Weighty issue: Inequity raised in women's, men's tourneys

South Carolina head coach Dawn Staley puts streamers on a trophy after an NCAA college basketball game against Georgia Sunday, March 7, 2021, during the Southeastern Conference tournament final in Greenville, S.C. (AP Photo/Sean Rayford)
South Carolina head coach Dawn Staley puts streamers on a trophy after an NCAA college basketball game against Georgia Sunday, March 7, 2021, during the Southeastern Conference tournament final in Greenville, S.C. (AP Photo/Sean Rayford) (Copyright 2021 The Associated Press. All rights reserved.)

SAN ANTONIO – The teams had barely landed in Texas when complaints of inequity between the women’s and men’s tournaments roared over social media posts noting the women’s weight training facilities in San Antonio were severely lacking compared to what the men have in Indianapolis. The women's field has 64 teams and the men's tournament 68.

In a Twitter post, Stanford sports performance coach for women’s basketball Ali Kershner posted a photo of a single stack of weights next to a training table with sanitized yoga mats, comparing it to pictures of massive facilities for the men with stacks of free weights, dumbbells and squat racks.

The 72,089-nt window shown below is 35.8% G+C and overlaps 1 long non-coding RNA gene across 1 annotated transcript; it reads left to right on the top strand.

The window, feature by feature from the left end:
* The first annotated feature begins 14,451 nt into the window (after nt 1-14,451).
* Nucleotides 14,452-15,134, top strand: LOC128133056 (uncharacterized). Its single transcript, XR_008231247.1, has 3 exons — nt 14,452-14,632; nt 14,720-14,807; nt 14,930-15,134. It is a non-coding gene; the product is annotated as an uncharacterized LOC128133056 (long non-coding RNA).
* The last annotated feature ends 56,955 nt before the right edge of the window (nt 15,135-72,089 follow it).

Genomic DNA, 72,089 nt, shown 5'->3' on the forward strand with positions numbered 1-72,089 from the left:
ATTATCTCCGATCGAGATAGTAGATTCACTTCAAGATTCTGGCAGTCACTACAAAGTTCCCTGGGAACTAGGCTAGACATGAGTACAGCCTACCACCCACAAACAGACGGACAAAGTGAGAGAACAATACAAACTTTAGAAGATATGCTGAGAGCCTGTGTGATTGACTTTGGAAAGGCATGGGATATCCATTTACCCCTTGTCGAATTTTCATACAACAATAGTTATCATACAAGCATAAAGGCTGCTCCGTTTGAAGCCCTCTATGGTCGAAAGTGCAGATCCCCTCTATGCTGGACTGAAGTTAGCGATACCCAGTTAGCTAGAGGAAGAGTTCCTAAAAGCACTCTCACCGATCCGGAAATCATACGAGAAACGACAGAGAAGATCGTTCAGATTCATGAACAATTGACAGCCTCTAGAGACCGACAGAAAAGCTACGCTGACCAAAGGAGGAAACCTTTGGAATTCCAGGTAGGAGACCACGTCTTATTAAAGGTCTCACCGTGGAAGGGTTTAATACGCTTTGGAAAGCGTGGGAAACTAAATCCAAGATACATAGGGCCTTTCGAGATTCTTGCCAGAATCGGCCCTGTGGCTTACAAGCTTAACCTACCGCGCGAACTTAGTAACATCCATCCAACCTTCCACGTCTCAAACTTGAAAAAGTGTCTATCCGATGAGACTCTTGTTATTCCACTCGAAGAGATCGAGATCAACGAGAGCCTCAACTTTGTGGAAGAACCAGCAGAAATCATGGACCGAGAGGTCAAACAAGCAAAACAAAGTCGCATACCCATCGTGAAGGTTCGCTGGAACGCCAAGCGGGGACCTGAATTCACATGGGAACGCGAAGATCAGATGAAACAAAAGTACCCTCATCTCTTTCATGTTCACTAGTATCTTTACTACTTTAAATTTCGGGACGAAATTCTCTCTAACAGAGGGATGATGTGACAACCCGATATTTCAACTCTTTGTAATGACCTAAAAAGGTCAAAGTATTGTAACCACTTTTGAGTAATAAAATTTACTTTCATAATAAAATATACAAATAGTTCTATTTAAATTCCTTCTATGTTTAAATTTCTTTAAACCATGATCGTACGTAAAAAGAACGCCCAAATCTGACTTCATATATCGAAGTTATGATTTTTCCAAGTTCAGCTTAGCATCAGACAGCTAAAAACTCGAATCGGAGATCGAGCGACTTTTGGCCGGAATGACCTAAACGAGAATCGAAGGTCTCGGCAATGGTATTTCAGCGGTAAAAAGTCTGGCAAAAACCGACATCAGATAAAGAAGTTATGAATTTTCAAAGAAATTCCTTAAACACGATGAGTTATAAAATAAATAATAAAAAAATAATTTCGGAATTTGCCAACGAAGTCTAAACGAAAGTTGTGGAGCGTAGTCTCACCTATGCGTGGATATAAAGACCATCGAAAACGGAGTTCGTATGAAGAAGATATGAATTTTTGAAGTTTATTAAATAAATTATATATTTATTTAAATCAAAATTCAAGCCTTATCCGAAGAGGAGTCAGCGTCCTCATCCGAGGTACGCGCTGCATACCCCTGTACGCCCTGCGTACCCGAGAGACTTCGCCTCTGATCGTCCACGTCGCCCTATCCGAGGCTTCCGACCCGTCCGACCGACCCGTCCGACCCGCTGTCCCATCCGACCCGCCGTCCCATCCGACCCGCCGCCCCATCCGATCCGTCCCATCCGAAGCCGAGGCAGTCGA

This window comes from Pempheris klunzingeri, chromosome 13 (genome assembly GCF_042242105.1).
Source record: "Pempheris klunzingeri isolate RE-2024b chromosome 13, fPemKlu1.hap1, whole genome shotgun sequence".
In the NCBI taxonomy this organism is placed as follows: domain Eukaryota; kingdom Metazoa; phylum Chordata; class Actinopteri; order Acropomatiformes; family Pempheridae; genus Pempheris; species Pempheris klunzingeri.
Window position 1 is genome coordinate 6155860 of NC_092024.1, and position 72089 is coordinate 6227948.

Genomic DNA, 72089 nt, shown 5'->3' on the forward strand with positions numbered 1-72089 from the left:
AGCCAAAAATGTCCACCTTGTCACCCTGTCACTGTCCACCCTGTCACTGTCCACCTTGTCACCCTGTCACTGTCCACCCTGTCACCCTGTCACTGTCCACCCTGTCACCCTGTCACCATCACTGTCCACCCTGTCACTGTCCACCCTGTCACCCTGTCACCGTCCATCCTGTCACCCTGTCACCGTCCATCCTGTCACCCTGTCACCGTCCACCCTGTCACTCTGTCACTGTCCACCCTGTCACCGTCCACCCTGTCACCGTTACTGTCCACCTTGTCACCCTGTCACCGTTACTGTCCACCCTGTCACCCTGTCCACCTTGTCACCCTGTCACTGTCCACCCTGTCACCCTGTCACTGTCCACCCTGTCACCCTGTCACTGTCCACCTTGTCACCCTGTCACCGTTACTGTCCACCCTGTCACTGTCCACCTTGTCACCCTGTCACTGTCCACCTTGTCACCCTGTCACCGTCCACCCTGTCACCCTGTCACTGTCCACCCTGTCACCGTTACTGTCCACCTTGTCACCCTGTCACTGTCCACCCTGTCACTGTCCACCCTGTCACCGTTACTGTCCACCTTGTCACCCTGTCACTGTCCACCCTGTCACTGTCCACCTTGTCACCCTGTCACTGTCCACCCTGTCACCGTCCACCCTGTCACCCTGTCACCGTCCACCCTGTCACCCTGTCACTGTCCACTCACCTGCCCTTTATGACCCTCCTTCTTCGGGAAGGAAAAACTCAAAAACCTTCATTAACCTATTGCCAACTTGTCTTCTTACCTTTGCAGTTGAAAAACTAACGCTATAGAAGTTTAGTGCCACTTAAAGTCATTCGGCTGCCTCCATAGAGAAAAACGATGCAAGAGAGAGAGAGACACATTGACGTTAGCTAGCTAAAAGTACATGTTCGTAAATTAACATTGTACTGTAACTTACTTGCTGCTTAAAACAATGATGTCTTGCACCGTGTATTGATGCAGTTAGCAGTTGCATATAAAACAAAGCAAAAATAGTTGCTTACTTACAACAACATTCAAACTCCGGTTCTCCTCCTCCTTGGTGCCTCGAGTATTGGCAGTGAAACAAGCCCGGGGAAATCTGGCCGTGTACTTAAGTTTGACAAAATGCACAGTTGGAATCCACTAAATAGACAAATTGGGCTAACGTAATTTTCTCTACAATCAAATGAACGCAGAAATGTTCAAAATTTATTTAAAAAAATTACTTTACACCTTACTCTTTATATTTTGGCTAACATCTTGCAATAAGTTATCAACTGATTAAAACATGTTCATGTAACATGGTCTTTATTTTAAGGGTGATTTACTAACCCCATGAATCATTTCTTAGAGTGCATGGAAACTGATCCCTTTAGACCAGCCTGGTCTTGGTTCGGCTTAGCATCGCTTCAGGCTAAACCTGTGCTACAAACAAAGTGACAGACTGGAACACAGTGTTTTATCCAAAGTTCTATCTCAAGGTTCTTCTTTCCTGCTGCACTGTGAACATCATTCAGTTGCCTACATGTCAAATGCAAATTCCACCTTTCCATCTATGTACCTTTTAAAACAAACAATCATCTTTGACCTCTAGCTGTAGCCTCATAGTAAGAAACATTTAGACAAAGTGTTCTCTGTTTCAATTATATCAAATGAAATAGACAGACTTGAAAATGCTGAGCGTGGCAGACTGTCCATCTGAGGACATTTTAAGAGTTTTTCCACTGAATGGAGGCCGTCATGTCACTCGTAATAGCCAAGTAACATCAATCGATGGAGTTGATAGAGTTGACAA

“These women want and deserve to be given the same opportunities,” Kershner tweeted. “In a year defined by a fight for equality, this is a chance to have a conversation and get better.”

Several of the top women's basketball players see it as a bigger issue than just a subpar weight room.

“We are all grateful to be here and it took a lot of effort for them to put this all together,” UConn freshman All-American Paige Bueckers said on an AP Twitter chat Thursday night. “It’s more of a principle thing. It’s not just a weight room that’s a problem. It’s the inequality of the weight rooms that’s the problem. There’s another tweet going around with the swag bag. It’s not just the weight room. It’s the inequalities and the better stuff the men get.”

South Carolina star Aliyah Boston agreed with Bueckers about the inequities.

“The men have everything in that weight room and we have yoga mats,” she said. “What are we supposed to do that. The bags, I’m glad we got a body wash, but they got a whole store.”

The current players got a lot of support from several top former college and current WNBA players who quickly tweeted support for the women and criticism of the NCAA.